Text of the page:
Gerron and Judy Vartan: A connection that has lasted for decades
Gerron and Judy Vartan’s happy life together started with a chance meeting at Northwestern when he was a senior and she was a junior. Well, sort of.
“It turns out, I met the girl next door,” Gerron says. “I just didn’t know it.”
Gerron (EB66, KSM67) and Judy (SESP66) lived only two blocks apart, both attending Evanston Township High School. They knew of each other, but ran in different circles. Upon spotting Judy a few years later (she was the date of his fraternity brother at the time), Gerron decided he wanted to change that.
“I had not seen her since she was 15, and she looked quite different,” Gerron recalls with a laugh.
“I’m glad he noticed me across the room,” Judy says.
A mutual friend eventually set them up on a date. They married four years later.
Gerron worked in advertising in Chicago after earning his MBA from Kellogg. Judy, meanwhile, taught at Martin Luther King Jr. Laboratory School, an innovative new school created to implement total integration in Evanston.
The Vartans ultimately moved west to Modesto, California, after Gerron received an opportunity to help build the brand of E & J Gallo Wines. They then settled in the Bay Area in 1984. Soon after, he founded AEGIS Partners, a San Francisco management consulting firm focused on market strategy where he still serves as president.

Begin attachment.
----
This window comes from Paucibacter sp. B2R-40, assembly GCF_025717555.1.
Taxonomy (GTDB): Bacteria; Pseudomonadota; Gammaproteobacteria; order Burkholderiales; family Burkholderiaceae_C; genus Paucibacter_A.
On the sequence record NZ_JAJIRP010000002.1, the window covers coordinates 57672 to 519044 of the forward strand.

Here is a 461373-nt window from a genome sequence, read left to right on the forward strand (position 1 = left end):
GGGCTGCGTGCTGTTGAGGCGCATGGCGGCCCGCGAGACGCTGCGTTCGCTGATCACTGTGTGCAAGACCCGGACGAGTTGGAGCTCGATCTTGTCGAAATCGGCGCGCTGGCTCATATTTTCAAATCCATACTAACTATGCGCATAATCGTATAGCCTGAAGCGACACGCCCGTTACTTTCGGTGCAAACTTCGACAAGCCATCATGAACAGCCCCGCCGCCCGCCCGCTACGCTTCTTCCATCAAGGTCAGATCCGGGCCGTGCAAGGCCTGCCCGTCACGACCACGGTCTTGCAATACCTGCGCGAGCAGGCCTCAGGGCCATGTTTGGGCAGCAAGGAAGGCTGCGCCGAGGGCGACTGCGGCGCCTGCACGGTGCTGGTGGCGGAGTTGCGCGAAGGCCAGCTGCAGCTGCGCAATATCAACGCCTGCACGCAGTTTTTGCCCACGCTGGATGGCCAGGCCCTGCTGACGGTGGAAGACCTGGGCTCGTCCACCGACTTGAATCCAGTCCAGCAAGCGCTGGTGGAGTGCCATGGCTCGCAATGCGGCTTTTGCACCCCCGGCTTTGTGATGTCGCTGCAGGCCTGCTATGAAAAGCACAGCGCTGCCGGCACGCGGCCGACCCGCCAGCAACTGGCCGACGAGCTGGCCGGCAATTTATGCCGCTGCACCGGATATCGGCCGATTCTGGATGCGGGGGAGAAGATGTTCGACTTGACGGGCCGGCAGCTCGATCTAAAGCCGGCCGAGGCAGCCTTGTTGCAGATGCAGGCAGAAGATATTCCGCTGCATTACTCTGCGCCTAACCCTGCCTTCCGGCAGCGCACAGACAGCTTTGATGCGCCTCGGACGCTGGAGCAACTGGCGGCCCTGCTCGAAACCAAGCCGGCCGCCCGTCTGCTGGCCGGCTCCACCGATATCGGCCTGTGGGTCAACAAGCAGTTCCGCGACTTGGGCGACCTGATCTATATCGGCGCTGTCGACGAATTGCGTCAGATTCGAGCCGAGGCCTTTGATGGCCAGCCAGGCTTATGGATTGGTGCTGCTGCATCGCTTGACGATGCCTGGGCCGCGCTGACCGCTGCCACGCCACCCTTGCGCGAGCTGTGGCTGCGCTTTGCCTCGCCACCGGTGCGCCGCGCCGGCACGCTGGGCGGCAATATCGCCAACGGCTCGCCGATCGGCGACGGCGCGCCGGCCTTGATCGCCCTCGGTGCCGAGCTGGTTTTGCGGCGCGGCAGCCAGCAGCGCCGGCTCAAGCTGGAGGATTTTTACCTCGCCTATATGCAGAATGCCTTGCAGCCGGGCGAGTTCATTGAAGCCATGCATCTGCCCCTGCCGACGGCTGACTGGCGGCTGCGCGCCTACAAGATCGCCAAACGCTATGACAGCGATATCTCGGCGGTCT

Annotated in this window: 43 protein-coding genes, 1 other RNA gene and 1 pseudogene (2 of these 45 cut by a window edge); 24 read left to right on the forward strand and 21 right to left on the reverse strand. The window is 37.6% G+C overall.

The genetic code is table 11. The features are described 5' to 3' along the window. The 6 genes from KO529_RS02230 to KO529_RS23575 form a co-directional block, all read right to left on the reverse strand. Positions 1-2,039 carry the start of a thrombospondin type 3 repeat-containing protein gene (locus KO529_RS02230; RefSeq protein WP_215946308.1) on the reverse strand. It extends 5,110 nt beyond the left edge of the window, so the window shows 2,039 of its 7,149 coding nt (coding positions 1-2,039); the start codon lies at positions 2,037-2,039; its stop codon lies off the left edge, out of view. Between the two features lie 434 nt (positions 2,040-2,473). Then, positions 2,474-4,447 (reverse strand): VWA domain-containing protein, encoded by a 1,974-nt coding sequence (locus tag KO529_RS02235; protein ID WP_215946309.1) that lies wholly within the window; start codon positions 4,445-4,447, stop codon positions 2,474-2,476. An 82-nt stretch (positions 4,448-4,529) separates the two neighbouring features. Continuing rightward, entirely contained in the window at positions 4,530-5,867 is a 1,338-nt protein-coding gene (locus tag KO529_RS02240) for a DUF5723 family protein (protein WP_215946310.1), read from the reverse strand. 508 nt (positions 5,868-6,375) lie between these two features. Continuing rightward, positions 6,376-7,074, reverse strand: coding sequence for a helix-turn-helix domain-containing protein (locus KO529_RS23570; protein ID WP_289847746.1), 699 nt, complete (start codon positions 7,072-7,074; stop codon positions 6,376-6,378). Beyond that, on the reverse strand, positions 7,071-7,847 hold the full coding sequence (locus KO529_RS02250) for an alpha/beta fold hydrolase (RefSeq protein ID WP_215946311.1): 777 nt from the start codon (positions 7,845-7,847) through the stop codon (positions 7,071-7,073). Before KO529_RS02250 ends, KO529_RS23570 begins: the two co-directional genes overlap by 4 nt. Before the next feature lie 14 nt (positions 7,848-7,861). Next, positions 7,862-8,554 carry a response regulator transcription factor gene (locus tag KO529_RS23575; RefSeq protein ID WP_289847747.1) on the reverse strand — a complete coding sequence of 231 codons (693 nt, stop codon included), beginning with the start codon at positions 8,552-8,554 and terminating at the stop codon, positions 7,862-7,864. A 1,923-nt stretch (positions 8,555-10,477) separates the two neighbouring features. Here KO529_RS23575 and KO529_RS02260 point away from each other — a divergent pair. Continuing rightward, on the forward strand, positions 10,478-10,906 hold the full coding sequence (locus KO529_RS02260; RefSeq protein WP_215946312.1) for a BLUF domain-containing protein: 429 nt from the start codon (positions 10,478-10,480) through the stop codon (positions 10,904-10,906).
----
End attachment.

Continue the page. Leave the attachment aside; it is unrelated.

Judy left teaching to raise their two children, but stayed active in education, helping to create gifted and talented programs in Modesto and serving as president of the PTA in Atherton. She now has her own business — Do-Dah Doodles — designing and producing babywear (including some with Northwestern themes).
“Northwestern is part of our identity,” Gerron says. “It’s part of who we are.”
Personal ties have kept Gerron and Judy engaged with the University across the decades. They also make giving to the Kellogg School of Management and the School of Education and Social Policy a priority and have held faculty firesides at their Atherton home, including a reception for current Kellogg Dean, Sally Blount.
“You support the things that are important to you and you feel strongly about,” Judy says. “For us, giving back is not an obligation in the sense of owing or giving back, but rather to … looking forward and hoping to assure the future.”